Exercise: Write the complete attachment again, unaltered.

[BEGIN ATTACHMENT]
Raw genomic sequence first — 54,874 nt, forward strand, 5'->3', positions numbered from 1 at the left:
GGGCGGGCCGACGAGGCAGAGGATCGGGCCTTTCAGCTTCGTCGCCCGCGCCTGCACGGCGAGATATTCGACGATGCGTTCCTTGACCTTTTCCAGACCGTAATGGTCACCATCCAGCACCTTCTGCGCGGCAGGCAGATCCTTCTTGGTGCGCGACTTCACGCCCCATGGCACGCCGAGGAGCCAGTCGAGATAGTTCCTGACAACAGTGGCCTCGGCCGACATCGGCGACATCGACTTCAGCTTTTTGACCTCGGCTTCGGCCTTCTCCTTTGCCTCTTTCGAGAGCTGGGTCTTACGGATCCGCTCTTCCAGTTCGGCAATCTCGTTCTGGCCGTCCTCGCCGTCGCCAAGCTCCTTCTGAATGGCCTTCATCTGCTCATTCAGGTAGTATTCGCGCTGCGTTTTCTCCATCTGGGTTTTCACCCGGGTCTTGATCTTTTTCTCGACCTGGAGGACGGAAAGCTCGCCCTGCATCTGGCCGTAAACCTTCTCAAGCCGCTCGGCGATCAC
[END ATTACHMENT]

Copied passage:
Raw genomic sequence first — 54,874 nt, forward strand, 5'->3', positions numbered from 1 at the left:
GGGCGGGCCGACGAGGCAGAGGATCGGGCCTTTCAGCTTCGTCGCCCGCGCCTGCACGGCGAGATATTCGACGATGCGTTCCTTGACCTTTTCCAGACCGTAATGGTCACCATCCAGCACCTTCTGCGCGGCAGGCAGATCCTTCTTGGTGCGCGACTTCACGCCCCATGGCACGCCGAGGAGCCAGTCGAGATAGTTCCTGACAACAGTGGCCTCGGCCGACATCGGCGACATCGACTTCAGCTTTTTGACCTCGGCTTCGGCCTTCTCCTTTGCCTCTTTCGAGAGCTGGGTCTTACGGATCCGCTCTTCCAGTTCGGCAATCTCGTTCTGGCCGTCCTCGCCGTCGCCAAGCTCCTTCTGAATGGCCTTCATCTGCTCATTCAGGTAGTATTCGCGCTGCGTTTTCTCCATCTGGGTTTTCACCCGGGTCTTGATCTTTTTCTCGACCTGGAGGACGGAAAGCTCGCCCTGCATCTGGCCGTAAACCTTCTCAAGCCGCTCGGCGATCAC